Saturday, December 29, 2012

Aloha Oe!


I figured I had better get the last of my 2012 vacation photos up before the year is over.  

No trip to Kona would be complete without some snorkeling at Kahalu'u beach.  This is the beach that I learned to snorkel at when I was a kid.  When I was little I was afraid to put my head under water so my parents would have me float on a boogie board and just hang over the edge with the snorkel mask to look at the fish.  It quickly became one of my favorite things to do.


Kahalu'u is an interesting place.  There are several sacred and historical sites on and around the beach, but it is also one of the busiest beaches in Ktown.  It isn't a sandy beach, it has a pebbly texture and lots of lava rock.  It is a great place to learn to snorkel because it has a man made breakwater that surrounds most of the beach and keeps the worst of the ocean swells out.


This is one of the best places on the Kona coast to see honu (green sea turtles).  Unfortunately a lot of the coral is dying off and the fish aren't as plentiful as they used to be, but there is still a lot to see.  The day we were there the water was a little murky, especially in close to the beach, but we still managed to spot sea turtles, eels, and Humuhumunukunukuapuaa, as well as more yellow tang than you could ever hope to see in one place.  It gave me a good excuse to test out my new point and shoot camera which was advertised as being waterproof down to 14ft.  It actually worked, not super well, but it worked.

Uhu (blue parrot fish), Na'ena'e (orangeband surgeon fish), Laui Pala (yellow tang)
Yellow tang
Parrot fish
Spot cheeked surgeon fish
Honu
Honu...camouflage, you're doing it right.
Humuhumunukunukuapuaa (reef trigger fish)



A'ha, (needle fish)
Na'ena'e (orangeband surgeon fish)

 Tang and parrot fish


Black and red sea urchins.
Lau hau (4 spot butterfly fish), and brown surgeon fish.
Humuhumu'ele'ele (black triggerfish), and a spot cheeked surgeon fish.
Blue parrot fish, and Ha’uke’uke ‘ula’ula (slate pencil urchin).
Strawberry crab
Kihi Kihi (moorish idol).  These guys are really shy and it was hard to get a good photo of them.

Black triggerfish, yellow tangs, and a Manini (convict surgeon fish)

Hinalea'aki'lolo (yellowtail coris wrasse)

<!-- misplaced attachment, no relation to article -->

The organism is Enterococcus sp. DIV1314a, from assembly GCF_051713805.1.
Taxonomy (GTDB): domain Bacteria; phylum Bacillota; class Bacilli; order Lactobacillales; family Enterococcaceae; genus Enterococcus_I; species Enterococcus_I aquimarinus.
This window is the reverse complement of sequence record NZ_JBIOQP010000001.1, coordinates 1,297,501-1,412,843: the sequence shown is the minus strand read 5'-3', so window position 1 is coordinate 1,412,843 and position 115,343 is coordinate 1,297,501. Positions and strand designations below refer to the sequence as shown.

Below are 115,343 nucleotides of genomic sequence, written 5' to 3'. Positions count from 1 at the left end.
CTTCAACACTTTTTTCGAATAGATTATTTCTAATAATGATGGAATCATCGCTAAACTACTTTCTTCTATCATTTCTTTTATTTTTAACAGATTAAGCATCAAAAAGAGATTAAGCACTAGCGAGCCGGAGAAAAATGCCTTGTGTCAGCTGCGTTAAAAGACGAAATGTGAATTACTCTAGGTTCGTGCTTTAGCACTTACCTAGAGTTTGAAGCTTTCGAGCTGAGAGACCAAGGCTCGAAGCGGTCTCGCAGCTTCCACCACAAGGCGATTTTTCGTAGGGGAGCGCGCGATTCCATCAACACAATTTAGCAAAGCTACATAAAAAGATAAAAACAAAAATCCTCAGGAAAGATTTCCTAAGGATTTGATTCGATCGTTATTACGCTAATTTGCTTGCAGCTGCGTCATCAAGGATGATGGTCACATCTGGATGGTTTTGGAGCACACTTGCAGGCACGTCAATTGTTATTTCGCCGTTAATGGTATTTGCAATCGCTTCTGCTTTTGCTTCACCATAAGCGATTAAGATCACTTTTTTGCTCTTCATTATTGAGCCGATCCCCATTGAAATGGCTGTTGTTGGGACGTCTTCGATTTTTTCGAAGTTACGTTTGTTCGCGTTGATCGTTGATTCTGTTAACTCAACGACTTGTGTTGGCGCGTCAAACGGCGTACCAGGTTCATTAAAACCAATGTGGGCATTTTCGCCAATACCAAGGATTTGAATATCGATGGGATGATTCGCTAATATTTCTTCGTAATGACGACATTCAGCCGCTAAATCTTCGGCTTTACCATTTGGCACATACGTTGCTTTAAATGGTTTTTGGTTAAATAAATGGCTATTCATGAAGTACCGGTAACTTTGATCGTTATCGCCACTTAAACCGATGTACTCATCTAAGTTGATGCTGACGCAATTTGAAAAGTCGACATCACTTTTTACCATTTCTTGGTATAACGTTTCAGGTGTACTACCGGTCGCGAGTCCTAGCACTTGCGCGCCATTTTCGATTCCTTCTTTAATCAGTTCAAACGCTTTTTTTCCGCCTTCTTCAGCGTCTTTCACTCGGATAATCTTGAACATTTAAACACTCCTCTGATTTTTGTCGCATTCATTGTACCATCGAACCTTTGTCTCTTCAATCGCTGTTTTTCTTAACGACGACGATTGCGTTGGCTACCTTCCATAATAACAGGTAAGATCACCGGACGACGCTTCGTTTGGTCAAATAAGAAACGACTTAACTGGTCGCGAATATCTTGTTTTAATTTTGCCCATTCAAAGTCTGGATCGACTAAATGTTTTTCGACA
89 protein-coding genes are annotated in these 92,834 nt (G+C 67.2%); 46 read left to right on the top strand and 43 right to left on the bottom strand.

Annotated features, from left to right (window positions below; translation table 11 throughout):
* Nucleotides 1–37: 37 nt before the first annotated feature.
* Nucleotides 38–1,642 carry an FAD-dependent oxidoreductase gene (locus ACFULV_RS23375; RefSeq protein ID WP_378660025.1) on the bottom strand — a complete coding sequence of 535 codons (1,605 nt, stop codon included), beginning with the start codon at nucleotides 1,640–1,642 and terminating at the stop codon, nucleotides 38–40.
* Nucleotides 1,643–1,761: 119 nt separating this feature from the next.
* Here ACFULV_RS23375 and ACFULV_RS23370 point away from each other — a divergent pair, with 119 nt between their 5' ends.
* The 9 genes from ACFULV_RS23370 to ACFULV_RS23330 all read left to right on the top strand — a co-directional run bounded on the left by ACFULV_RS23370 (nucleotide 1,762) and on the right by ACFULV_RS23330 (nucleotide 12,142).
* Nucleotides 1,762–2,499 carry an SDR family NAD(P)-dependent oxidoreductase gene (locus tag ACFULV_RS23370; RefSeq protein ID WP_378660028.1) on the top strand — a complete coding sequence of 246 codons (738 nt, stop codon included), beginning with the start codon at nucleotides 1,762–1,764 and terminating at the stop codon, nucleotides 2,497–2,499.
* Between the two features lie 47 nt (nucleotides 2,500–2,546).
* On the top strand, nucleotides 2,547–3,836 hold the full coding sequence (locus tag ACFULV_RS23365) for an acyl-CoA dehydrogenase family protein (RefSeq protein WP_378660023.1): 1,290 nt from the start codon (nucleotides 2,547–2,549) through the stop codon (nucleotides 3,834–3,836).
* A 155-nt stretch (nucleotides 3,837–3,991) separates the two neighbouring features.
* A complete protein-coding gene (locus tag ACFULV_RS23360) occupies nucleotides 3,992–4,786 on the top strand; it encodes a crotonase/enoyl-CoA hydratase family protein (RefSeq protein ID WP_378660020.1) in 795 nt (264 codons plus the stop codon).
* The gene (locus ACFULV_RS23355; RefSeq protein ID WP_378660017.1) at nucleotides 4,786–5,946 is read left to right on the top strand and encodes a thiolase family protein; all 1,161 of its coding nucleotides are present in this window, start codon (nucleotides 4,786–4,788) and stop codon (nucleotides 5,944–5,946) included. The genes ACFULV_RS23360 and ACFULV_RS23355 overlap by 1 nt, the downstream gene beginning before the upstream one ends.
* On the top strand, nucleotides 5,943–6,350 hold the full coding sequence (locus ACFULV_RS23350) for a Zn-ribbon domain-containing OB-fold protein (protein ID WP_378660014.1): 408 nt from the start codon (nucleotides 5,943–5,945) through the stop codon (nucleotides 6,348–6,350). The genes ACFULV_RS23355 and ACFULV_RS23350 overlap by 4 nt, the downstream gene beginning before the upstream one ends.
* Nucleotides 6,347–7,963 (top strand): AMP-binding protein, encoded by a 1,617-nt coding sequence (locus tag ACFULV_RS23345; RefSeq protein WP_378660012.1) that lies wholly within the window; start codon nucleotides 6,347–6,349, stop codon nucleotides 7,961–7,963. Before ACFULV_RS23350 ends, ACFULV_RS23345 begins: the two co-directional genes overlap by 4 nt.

Red parrot fish




As we were swimming out towards the breakwater wall, Sandee pointed out an eel but I didn't understand what she was trying to tell me since we were underwater and I was trying to get my camera to switch modes.  (Yet another moment where I wish ASL was a mandatory language study in American schools)  I didn't realize that I had accidentally turned on the video function and was recording, but I was glad I did.  Watch until the end of this video:



Then I took this picture:


And then I freaked out because it came out of its hiding place and swam RIGHT.AT.ME.  I am not afraid to admit that I squealed like a little girl and then swam away like I was being chased by sharks.  But hey, at least I got a cool photo.


Kahalu'u is also a popular spot for beginner surfers.  Just on the other side of the breakwater they can get some gentle waves without having to paddle too far out.


After snorkeling I took dad for fish and chips at Mahi's Beer Battered Fish N' Chips (Thanks Scott and Sandee for finding that for us!).  Then I met Sandee and Scott at the Kona Brewing Company for dessert and this lovely portrait courtesy of Sandee.


Later that night Sandee, Scott, and I drove to Mauna Kea.  I had packed my owl hat especially for this occasion.  We donned as many layers of clothing as we could and headed up to the mountain.  The visitor information station at the Onizuka Center was packed with tourists and telescopes.  We stopped so that Scott could chat with some of the employees there about the best places to shoot starscapes.  I wandered over to the waiting area and took photos of this sign: